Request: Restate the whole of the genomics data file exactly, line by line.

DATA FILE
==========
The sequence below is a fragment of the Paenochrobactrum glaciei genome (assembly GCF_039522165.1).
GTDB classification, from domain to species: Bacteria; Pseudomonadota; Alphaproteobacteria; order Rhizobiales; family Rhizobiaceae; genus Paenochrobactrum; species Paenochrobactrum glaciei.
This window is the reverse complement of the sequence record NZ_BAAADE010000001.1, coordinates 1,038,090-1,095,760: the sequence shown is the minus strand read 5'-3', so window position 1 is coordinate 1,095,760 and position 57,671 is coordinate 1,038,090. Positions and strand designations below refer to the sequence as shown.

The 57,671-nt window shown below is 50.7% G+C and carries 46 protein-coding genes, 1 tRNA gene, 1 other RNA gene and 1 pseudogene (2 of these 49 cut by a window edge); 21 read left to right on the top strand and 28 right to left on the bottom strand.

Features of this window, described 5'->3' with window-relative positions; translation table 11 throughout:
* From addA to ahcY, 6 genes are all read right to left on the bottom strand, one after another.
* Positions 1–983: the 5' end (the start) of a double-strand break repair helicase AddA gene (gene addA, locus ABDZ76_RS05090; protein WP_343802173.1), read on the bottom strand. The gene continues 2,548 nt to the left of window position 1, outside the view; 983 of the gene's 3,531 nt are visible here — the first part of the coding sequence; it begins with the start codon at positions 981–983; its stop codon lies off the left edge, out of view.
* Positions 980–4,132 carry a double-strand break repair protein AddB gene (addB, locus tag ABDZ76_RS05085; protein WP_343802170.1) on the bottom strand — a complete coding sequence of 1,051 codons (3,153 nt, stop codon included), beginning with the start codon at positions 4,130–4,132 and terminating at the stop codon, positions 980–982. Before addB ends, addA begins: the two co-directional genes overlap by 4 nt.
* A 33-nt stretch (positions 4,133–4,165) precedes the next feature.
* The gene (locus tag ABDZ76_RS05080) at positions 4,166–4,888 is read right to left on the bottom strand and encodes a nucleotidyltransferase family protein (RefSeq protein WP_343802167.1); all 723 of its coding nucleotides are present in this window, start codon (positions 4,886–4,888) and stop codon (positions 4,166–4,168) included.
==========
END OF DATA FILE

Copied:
The sequence below is a fragment of the Paenochrobactrum glaciei genome (assembly GCF_039522165.1).
GTDB classification, from domain to species: Bacteria; Pseudomonadota; Alphaproteobacteria; order Rhizobiales; family Rhizobiaceae; genus Paenochrobactrum; species Paenochrobactrum glaciei.
This window is the reverse complement of the sequence record NZ_BAAADE010000001.1, coordinates 1,038,090-1,095,760: the sequence shown is the minus strand read 5'-3', so window position 1 is coordinate 1,095,760 and position 57,671 is coordinate 1,038,090. Positions and strand designations below refer to the sequence as shown.

The 57,671-nt window shown below is 50.7% G+C and carries 46 protein-coding genes, 1 tRNA gene, 1 other RNA gene and 1 pseudogene (2 of these 49 cut by a window edge); 21 read left to right on the top strand and 28 right to left on the bottom strand.

Features of this window, described 5'->3' with window-relative positions; translation table 11 throughout:
* From addA to ahcY, 6 genes are all read right to left on the bottom strand, one after another.
* Positions 1–983: the 5' end (the start) of a double-strand break repair helicase AddA gene (gene addA, locus ABDZ76_RS05090; protein WP_343802173.1), read on the bottom strand. The gene continues 2,548 nt to the left of window position 1, outside the view; 983 of the gene's 3,531 nt are visible here — the first part of the coding sequence; it begins with the start codon at positions 981–983; its stop codon lies off the left edge, out of view.
* Positions 980–4,132 carry a double-strand break repair protein AddB gene (addB, locus tag ABDZ76_RS05085; protein WP_343802170.1) on the bottom strand — a complete coding sequence of 1,051 codons (3,153 nt, stop codon included), beginning with the start codon at positions 4,130–4,132 and terminating at the stop codon, positions 980–982. Before addB ends, addA begins: the two co-directional genes overlap by 4 nt.
* A 33-nt stretch (positions 4,133–4,165) precedes the next feature.
* The gene (locus tag ABDZ76_RS05080) at positions 4,166–4,888 is read right to left on the bottom strand and encodes a nucleotidyltransferase family protein (RefSeq protein WP_343802167.1); all 723 of its coding nucleotides are present in this window, start codon (positions 4,886–4,888) and stop codon (positions 4,166–4,168) included.